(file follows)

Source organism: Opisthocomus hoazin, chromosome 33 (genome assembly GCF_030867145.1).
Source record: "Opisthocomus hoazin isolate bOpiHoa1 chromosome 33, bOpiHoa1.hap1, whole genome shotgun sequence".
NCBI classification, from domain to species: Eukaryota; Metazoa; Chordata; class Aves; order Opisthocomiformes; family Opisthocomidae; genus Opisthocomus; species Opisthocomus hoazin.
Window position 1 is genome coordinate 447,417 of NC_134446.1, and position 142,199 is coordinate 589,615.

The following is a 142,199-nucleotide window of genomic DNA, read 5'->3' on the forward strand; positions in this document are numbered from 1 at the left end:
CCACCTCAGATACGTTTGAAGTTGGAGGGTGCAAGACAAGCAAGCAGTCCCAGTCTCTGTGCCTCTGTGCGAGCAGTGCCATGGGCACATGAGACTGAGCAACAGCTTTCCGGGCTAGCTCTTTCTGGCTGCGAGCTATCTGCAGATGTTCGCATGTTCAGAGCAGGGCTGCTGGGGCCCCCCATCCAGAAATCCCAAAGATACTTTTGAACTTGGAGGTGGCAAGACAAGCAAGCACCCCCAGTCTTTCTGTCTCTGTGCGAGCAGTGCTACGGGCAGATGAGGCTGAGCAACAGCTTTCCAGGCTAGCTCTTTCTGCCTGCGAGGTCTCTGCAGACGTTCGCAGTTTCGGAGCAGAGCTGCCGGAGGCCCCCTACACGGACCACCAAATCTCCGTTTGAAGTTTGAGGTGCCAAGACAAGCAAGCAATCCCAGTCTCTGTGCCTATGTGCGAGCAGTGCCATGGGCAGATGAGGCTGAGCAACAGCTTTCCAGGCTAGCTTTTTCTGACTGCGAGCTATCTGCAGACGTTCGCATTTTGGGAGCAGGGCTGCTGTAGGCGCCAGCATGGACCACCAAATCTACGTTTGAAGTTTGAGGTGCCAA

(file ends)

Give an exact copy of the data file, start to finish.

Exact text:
Source organism: Opisthocomus hoazin, chromosome 33 (genome assembly GCF_030867145.1).
Source record: "Opisthocomus hoazin isolate bOpiHoa1 chromosome 33, bOpiHoa1.hap1, whole genome shotgun sequence".
NCBI classification, from domain to species: Eukaryota; Metazoa; Chordata; class Aves; order Opisthocomiformes; family Opisthocomidae; genus Opisthocomus; species Opisthocomus hoazin.
Window position 1 is genome coordinate 447,417 of NC_134446.1, and position 142,199 is coordinate 589,615.

The following is a 142,199-nucleotide window of genomic DNA, read 5'->3' on the forward strand; positions in this document are numbered from 1 at the left end:
CCACCTCAGATACGTTTGAAGTTGGAGGGTGCAAGACAAGCAAGCAGTCCCAGTCTCTGTGCCTCTGTGCGAGCAGTGCCATGGGCACATGAGACTGAGCAACAGCTTTCCGGGCTAGCTCTTTCTGGCTGCGAGCTATCTGCAGATGTTCGCATGTTCAGAGCAGGGCTGCTGGGGCCCCCCATCCAGAAATCCCAAAGATACTTTTGAACTTGGAGGTGGCAAGACAAGCAAGCACCCCCAGTCTTTCTGTCTCTGTGCGAGCAGTGCTACGGGCAGATGAGGCTGAGCAACAGCTTTCCAGGCTAGCTCTTTCTGCCTGCGAGGTCTCTGCAGACGTTCGCAGTTTCGGAGCAGAGCTGCCGGAGGCCCCCTACACGGACCACCAAATCTCCGTTTGAAGTTTGAGGTGCCAAGACAAGCAAGCAATCCCAGTCTCTGTGCCTATGTGCGAGCAGTGCCATGGGCAGATGAGGCTGAGCAACAGCTTTCCAGGCTAGCTTTTTCTGACTGCGAGCTATCTGCAGACGTTCGCATTTTGGGAGCAGGGCTGCTGTAGGCGCCAGCATGGACCACCAAATCTACGTTTGAAGTTTGAGGTGCCAA